“Evolutionarily, sugar as fruit was available to our ancestors for only a few months a year (at harvest time), or as honey, which was guarded by bees. But in recent years, sugar has been added to virtually every processed food, limiting consumer choice. Nature made sugar hard to get; man made it easy.
In many parts of the world, people are consuming an average of more than 500 calories per day from added sugar alone.”
The paper considered strategies to reduce public consumption of sugar. Based on public health experience with tobacco and alcohol, the authors did not place much faith in the effects of publicity and education.
They recommended instead that governments consider interventions to curb the availability of sugar, strategies like sugar taxes, placing age-limits on food purchases and limiting advertising of sugar sweetened substances.
They proposed, specifically, “adding taxes to processed foods that contain any form of added sugar. This would include sweetened fizzy drinks, other sugar-sweetened beverages and sugared cereals.”
These measures may seem fanciful and they attracted some ridicule and criticism. They are not, however, beyond the pale. Indeed they have been under consideration in several parts of America. Some school districts have banned the sale of soda in schools and some cities have banned the sale of fizzy drinks in public buildings. Initiatives to curb sugar consumption are even being rolled out at state level.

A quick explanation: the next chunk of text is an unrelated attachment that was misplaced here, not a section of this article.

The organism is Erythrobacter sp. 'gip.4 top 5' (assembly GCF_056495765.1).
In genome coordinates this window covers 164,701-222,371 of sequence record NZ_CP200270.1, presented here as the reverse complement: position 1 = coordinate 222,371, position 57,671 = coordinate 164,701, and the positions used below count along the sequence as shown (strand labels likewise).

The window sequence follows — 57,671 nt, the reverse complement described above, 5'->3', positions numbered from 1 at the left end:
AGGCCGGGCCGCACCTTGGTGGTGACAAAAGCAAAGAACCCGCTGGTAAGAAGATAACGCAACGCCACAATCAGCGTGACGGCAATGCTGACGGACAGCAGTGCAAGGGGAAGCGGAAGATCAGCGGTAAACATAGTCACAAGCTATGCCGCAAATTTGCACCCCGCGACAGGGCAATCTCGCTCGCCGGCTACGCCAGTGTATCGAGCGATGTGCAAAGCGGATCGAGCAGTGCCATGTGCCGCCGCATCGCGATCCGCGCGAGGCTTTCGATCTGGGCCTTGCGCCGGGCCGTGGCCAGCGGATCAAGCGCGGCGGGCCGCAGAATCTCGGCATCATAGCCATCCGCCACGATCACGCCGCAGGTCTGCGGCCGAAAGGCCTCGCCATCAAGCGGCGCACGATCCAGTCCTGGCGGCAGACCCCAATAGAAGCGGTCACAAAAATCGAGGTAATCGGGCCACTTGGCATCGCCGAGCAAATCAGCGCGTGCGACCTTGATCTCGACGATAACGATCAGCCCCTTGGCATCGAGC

More than half of adults in New York are obese or overweight. A third of New Yorkers drink one or more sugary drinks a day. A few weeks ago, the Mayor of New York made headlines with his proposal to ban the sale of fizzy drinks larger than 16 ounces in restaurants, delis, sports arenas and cinemas.
Disney has also announced publicly that it will phase out advertisements of certain products on its (child-oriented) TV channels by 2015. American society has become ‘obesogenic’ according to the US Centers for Disease Control and Prevention.
According to their data, portion sizes for popular fast food items in the USA have increased dramatically since the 1950s. The weight of the average burger has tripled and fizzy drinks are six times the size they were then.
A can of fizzy drink contains about eight teaspoons of sugar. This is a fairly timeworn statistic now and may shock few. However, perhaps a few others will place it in context. First, in the entire blood supply of a human there is about a teaspoon of sugar at any time. If your sugar level rises to say a tablespoon of sugar, you die. I